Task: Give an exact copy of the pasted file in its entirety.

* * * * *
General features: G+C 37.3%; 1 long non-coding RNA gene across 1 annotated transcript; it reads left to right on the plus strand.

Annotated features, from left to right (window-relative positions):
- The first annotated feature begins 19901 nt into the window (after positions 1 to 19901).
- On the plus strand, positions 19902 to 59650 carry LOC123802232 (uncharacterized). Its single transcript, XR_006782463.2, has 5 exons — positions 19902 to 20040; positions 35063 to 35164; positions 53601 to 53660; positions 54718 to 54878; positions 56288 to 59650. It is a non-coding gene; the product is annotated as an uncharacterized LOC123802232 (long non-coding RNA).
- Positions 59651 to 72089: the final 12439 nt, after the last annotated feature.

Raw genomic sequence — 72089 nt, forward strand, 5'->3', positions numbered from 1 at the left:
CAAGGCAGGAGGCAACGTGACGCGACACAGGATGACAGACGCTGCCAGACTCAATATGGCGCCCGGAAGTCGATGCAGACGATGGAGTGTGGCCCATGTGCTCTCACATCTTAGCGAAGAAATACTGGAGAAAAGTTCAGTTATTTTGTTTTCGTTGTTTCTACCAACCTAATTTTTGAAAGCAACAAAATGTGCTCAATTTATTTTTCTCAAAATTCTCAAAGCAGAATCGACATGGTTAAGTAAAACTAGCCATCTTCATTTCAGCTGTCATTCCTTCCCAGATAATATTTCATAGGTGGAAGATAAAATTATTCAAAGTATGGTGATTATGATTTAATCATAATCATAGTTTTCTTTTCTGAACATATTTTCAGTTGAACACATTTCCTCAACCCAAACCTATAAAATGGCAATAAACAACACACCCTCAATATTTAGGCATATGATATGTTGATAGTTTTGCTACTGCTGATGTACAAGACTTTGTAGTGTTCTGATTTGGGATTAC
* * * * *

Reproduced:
General features: G+C 37.3%; 1 long non-coding RNA gene across 1 annotated transcript; it reads left to right on the plus strand.

Annotated features, from left to right (window-relative positions):
- The first annotated feature begins 19901 nt into the window (after positions 1 to 19901).
- On the plus strand, positions 19902 to 59650 carry LOC123802232 (uncharacterized). Its single transcript, XR_006782463.2, has 5 exons — positions 19902 to 20040; positions 35063 to 35164; positions 53601 to 53660; positions 54718 to 54878; positions 56288 to 59650. It is a non-coding gene; the product is annotated as an uncharacterized LOC123802232 (long non-coding RNA).
- Positions 59651 to 72089: the final 12439 nt, after the last annotated feature.

Raw genomic sequence — 72089 nt, forward strand, 5'->3', positions numbered from 1 at the left:
CAAGGCAGGAGGCAACGTGACGCGACACAGGATGACAGACGCTGCCAGACTCAATATGGCGCCCGGAAGTCGATGCAGACGATGGAGTGTGGCCCATGTGCTCTCACATCTTAGCGAAGAAATACTGGAGAAAAGTTCAGTTATTTTGTTTTCGTTGTTTCTACCAACCTAATTTTTGAAAGCAACAAAATGTGCTCAATTTATTTTTCTCAAAATTCTCAAAGCAGAATCGACATGGTTAAGTAAAACTAGCCATCTTCATTTCAGCTGTCATTCCTTCCCAGATAATATTTCATAGGTGGAAGATAAAATTATTCAAAGTATGGTGATTATGATTTAATCATAATCATAGTTTTCTTTTCTGAACATATTTTCAGTTGAACACATTTCCTCAACCCAAACCTATAAAATGGCAATAAACAACACACCCTCAATATTTAGGCATATGATATGTTGATAGTTTTGCTACTGCTGATGTACAAGACTTTGTAGTGTTCTGATTTGGGATTAC